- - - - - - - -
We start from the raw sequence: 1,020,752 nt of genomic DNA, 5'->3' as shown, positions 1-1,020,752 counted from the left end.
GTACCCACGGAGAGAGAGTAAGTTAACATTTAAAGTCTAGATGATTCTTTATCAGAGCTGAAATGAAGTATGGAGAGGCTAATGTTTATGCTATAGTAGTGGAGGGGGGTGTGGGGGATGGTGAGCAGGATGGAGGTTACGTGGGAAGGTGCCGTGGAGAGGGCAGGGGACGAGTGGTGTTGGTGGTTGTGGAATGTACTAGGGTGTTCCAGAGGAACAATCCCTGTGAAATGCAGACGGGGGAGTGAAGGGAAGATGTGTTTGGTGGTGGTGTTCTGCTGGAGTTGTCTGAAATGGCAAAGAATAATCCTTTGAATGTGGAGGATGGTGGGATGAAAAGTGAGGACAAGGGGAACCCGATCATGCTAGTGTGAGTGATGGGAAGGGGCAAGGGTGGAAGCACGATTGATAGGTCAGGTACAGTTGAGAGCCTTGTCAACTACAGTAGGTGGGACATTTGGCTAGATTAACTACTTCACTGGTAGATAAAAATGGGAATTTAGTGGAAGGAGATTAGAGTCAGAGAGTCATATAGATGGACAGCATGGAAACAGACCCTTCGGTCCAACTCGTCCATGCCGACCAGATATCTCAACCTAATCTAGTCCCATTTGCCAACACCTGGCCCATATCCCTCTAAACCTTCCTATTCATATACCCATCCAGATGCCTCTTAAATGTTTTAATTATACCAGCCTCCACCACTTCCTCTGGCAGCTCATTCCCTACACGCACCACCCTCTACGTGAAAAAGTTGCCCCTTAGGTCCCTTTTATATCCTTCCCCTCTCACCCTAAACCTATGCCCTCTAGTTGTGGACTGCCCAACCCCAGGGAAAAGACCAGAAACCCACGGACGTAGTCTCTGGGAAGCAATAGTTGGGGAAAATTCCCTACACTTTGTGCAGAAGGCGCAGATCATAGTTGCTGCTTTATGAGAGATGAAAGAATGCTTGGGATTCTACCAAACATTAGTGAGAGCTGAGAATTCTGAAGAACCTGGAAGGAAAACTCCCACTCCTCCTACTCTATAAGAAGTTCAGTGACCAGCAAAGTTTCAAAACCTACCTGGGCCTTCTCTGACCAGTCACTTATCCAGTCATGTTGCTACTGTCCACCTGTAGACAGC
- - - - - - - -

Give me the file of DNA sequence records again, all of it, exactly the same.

We start from the raw sequence: 1,020,752 nt of genomic DNA, 5'->3' as shown, positions 1-1,020,752 counted from the left end.
GTACCCACGGAGAGAGAGTAAGTTAACATTTAAAGTCTAGATGATTCTTTATCAGAGCTGAAATGAAGTATGGAGAGGCTAATGTTTATGCTATAGTAGTGGAGGGGGGTGTGGGGGATGGTGAGCAGGATGGAGGTTACGTGGGAAGGTGCCGTGGAGAGGGCAGGGGACGAGTGGTGTTGGTGGTTGTGGAATGTACTAGGGTGTTCCAGAGGAACAATCCCTGTGAAATGCAGACGGGGGAGTGAAGGGAAGATGTGTTTGGTGGTGGTGTTCTGCTGGAGTTGTCTGAAATGGCAAAGAATAATCCTTTGAATGTGGAGGATGGTGGGATGAAAAGTGAGGACAAGGGGAACCCGATCATGCTAGTGTGAGTGATGGGAAGGGGCAAGGGTGGAAGCACGATTGATAGGTCAGGTACAGTTGAGAGCCTTGTCAACTACAGTAGGTGGGACATTTGGCTAGATTAACTACTTCACTGGTAGATAAAAATGGGAATTTAGTGGAAGGAGATTAGAGTCAGAGAGTCATATAGATGGACAGCATGGAAACAGACCCTTCGGTCCAACTCGTCCATGCCGACCAGATATCTCAACCTAATCTAGTCCCATTTGCCAACACCTGGCCCATATCCCTCTAAACCTTCCTATTCATATACCCATCCAGATGCCTCTTAAATGTTTTAATTATACCAGCCTCCACCACTTCCTCTGGCAGCTCATTCCCTACACGCACCACCCTCTACGTGAAAAAGTTGCCCCTTAGGTCCCTTTTATATCCTTCCCCTCTCACCCTAAACCTATGCCCTCTAGTTGTGGACTGCCCAACCCCAGGGAAAAGACCAGAAACCCACGGACGTAGTCTCTGGGAAGCAATAGTTGGGGAAAATTCCCTACACTTTGTGCAGAAGGCGCAGATCATAGTTGCTGCTTTATGAGAGATGAAAGAATGCTTGGGATTCTACCAAACATTAGTGAGAGCTGAGAATTCTGAAGAACCTGGAAGGAAAACTCCCACTCCTCCTACTCTATAAGAAGTTCAGTGACCAGCAAAGTTTCAAAACCTACCTGGGCCTTCTCTGACCAGTCACTTATCCAGTCATGTTGCTACTGTCCACCTGTAGACAGC